CSS Triangle Positioning


Basically what I want is a CSS Triangle that is vertically aligned in the center of my content, positioned at the right of my content with a slight padding without using explicit measurements based on the triangle's border-width.

The wrapper should expand to contain the CSS Triangle if the triangle is huge like in this example and the CSS Triangle should always be vertically aligned in the middle of the wrapper. If there is a large amount of text, the CSS Triangle should just overlap the text if they cross.

This seems perfectly reasonable, but I ran into some problems; check out this JsFiddle for where I'm at now.

If I assign a min-height, I can get to 1. below. The problem with 1. is that I have to choose an arbitrary height. Moreover, if content grows, it won't be perfectly vertically centered because of the top: 25% which doesn't truly put it in the middle. To allow multiple different sizes of arrows easily, I really don't want to assign a min-height or any height for that matter, I just want it to calculate its size on its own.

I also had to use an overflow: hidden to prevent the scrollbar from appearing because doing a right: -45px will push the "right side" of the CSS Triangle box, so I can't use an overflow: visible anywhere too.

If I remove the fixed height, then I end up with 2.

Is this possible to do without using an explicit height and other explicit measurements; how would you go about correctly vertically aligning it? If you have ideas using jQuery to grab widths and so forth, that's fine too - I've tagged it.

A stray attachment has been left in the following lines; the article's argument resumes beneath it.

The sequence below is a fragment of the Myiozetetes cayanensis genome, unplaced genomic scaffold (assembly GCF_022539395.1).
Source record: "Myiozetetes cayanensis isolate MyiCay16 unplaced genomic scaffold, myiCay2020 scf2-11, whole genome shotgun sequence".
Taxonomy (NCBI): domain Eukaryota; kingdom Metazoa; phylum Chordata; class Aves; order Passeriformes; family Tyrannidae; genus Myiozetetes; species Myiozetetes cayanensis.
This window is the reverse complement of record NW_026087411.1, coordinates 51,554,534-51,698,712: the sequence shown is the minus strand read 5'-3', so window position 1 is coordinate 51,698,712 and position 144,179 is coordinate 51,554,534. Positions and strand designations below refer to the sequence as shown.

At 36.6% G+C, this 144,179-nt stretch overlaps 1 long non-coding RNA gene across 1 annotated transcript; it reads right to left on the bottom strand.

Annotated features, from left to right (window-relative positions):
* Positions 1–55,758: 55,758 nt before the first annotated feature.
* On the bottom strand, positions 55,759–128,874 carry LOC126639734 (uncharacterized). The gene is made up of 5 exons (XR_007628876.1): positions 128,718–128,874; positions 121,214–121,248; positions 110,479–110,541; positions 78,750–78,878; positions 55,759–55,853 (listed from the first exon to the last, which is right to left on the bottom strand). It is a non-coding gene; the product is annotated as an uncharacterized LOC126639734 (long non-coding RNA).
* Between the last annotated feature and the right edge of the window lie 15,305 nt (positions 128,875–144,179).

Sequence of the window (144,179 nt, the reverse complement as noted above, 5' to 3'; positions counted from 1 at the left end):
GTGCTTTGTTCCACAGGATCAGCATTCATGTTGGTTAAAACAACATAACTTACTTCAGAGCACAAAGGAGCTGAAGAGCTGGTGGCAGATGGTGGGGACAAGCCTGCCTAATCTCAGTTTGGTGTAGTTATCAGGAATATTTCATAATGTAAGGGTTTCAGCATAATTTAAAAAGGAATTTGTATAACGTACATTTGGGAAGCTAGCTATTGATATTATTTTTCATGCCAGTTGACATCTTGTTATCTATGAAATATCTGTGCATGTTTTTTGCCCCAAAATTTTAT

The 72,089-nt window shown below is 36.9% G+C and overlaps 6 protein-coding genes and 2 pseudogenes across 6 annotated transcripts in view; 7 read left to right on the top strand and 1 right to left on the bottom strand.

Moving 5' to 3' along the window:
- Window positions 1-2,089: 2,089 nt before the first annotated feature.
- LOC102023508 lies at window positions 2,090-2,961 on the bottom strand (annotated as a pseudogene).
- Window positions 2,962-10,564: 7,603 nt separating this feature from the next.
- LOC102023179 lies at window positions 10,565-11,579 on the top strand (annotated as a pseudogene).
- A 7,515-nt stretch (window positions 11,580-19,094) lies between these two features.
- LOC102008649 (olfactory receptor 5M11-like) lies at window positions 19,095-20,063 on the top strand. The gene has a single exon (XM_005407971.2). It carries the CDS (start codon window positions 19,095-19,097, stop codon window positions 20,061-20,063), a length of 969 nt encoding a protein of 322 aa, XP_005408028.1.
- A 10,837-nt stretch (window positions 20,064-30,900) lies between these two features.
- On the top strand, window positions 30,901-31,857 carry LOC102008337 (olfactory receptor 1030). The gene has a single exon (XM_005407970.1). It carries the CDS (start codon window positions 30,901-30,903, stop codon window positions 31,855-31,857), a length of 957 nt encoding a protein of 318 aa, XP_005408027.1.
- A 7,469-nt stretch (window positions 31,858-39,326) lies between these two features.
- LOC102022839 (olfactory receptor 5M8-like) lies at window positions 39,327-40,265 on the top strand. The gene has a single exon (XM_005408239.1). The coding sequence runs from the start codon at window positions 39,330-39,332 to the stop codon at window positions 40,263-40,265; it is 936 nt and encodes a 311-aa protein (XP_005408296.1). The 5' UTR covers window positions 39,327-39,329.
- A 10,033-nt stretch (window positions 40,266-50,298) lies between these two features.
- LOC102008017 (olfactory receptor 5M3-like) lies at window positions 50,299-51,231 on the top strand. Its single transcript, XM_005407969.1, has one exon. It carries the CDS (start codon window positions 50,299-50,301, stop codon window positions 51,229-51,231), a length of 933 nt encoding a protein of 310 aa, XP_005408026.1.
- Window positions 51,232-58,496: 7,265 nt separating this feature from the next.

CSS Triangle Image

Problem courtesy of: Eric Hotinger


Here is some jQuery to get rid of the hard-coded heights after assigning an arrowBox class to your div:

    var border = $(this).height()/4;
    var right = "-"+(border-5)+"px";


That said, the difficulty with any pure CSS solution is that you can't specify border-width in %. So with pure CSS, use one of the other solutions to force the box to grow to accommodate the arrow. If you want a working arrow in smaller boxes, you need JS.

Solution courtesy of: thelr


Change the triangle css to have:

top: 50%;
margin-top: -50px;


Discussion courtesy of: David Nguyen

Set position: relative; on the white box container.

Set position: absolute; on the triangle with a top of 50% and margin-top: of half the height of the triangle.

That will make sure that the triangle is always in the middle.

Discussion courtesy of: user1970409

This recipe can be found in it's original form on Stack Over Flow.